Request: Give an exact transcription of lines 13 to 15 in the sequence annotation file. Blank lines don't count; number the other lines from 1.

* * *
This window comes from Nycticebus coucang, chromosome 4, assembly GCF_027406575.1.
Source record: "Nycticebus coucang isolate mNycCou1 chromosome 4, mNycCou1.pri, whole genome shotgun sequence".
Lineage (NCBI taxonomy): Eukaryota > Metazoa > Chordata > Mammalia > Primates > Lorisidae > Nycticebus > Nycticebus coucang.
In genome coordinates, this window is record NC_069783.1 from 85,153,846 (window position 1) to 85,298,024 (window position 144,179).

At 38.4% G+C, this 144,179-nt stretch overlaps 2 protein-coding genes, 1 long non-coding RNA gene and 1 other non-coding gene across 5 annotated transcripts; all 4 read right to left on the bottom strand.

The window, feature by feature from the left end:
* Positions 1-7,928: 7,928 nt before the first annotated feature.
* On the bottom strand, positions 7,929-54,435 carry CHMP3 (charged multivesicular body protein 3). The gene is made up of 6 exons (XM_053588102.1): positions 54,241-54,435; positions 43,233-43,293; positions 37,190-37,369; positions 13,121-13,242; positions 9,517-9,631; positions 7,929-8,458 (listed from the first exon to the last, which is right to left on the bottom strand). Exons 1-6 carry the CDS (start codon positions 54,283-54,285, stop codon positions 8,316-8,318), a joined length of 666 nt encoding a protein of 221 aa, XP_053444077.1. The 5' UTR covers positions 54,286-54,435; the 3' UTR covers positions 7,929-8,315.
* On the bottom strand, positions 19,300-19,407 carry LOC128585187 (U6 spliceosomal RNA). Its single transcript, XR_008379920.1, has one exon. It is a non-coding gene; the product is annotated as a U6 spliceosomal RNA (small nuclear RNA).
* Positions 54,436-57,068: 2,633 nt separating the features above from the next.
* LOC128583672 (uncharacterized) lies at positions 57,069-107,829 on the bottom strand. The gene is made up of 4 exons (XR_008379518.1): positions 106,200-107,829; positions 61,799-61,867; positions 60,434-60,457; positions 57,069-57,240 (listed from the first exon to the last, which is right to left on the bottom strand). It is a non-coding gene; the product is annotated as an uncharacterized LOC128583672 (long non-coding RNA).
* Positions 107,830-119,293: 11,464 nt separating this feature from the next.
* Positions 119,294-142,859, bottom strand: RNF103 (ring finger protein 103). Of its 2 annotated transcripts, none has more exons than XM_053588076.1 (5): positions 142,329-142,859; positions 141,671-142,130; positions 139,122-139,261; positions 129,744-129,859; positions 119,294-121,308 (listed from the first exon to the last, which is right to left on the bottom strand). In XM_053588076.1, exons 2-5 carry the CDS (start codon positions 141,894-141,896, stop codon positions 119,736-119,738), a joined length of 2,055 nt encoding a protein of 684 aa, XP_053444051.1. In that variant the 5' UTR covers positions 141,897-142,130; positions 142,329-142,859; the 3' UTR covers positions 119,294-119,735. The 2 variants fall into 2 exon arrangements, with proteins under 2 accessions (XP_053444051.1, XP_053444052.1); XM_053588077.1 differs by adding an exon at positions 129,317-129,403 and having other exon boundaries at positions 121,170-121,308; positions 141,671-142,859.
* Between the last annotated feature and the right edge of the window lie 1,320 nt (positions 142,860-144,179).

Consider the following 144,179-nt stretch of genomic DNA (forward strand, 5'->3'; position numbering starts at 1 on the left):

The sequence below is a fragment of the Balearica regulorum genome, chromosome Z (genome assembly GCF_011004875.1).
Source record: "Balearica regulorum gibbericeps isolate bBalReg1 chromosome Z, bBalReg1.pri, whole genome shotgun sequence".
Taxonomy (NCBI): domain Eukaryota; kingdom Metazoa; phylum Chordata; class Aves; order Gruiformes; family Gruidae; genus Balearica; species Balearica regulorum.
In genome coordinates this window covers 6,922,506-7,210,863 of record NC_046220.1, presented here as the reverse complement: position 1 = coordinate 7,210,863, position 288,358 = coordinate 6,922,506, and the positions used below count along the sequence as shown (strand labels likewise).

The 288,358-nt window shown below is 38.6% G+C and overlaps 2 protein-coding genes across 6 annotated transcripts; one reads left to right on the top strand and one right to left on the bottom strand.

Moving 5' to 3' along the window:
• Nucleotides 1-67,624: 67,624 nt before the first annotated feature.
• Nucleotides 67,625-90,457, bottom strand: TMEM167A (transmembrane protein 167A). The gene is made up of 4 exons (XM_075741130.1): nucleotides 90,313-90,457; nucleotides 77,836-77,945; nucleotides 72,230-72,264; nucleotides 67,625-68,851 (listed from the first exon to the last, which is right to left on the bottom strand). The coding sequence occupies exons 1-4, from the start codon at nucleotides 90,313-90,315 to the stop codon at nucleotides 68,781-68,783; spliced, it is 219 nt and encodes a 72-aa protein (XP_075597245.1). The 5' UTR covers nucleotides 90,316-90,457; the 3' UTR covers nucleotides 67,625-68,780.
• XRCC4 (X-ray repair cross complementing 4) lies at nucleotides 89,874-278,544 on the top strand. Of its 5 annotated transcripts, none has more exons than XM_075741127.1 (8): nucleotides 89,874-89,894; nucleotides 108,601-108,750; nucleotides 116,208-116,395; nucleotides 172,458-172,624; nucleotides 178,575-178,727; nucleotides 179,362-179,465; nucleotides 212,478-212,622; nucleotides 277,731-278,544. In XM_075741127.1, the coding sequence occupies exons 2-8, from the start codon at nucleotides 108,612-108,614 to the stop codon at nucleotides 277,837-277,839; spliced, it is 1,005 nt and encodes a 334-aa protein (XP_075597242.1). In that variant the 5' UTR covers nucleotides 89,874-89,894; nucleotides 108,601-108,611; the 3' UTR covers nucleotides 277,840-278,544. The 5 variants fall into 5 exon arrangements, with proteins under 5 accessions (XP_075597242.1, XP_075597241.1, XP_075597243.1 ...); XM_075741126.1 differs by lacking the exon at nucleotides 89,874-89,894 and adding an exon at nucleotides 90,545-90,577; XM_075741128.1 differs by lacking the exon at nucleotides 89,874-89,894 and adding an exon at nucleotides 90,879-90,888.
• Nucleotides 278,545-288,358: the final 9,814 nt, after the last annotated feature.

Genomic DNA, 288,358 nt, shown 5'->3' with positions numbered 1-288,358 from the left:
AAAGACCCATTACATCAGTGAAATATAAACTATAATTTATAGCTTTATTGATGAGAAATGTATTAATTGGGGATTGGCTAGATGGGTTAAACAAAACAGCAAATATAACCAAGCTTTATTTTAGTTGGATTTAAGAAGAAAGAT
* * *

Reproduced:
* Positions 119,294-142,859, bottom strand: RNF103 (ring finger protein 103). Of its 2 annotated transcripts, none has more exons than XM_053588076.1 (5): positions 142,329-142,859; positions 141,671-142,130; positions 139,122-139,261; positions 129,744-129,859; positions 119,294-121,308 (listed from the first exon to the last, which is right to left on the bottom strand). In XM_053588076.1, exons 2-5 carry the CDS (start codon positions 141,894-141,896, stop codon positions 119,736-119,738), a joined length of 2,055 nt encoding a protein of 684 aa, XP_053444051.1. In that variant the 5' UTR covers positions 141,897-142,130; positions 142,329-142,859; the 3' UTR covers positions 119,294-119,735. The 2 variants fall into 2 exon arrangements, with proteins under 2 accessions (XP_053444051.1, XP_053444052.1); XM_053588077.1 differs by adding an exon at positions 129,317-129,403 and having other exon boundaries at positions 121,170-121,308; positions 141,671-142,859.
* Between the last annotated feature and the right edge of the window lie 1,320 nt (positions 142,860-144,179).

Consider the following 144,179-nt stretch of genomic DNA (forward strand, 5'->3'; position numbering starts at 1 on the left):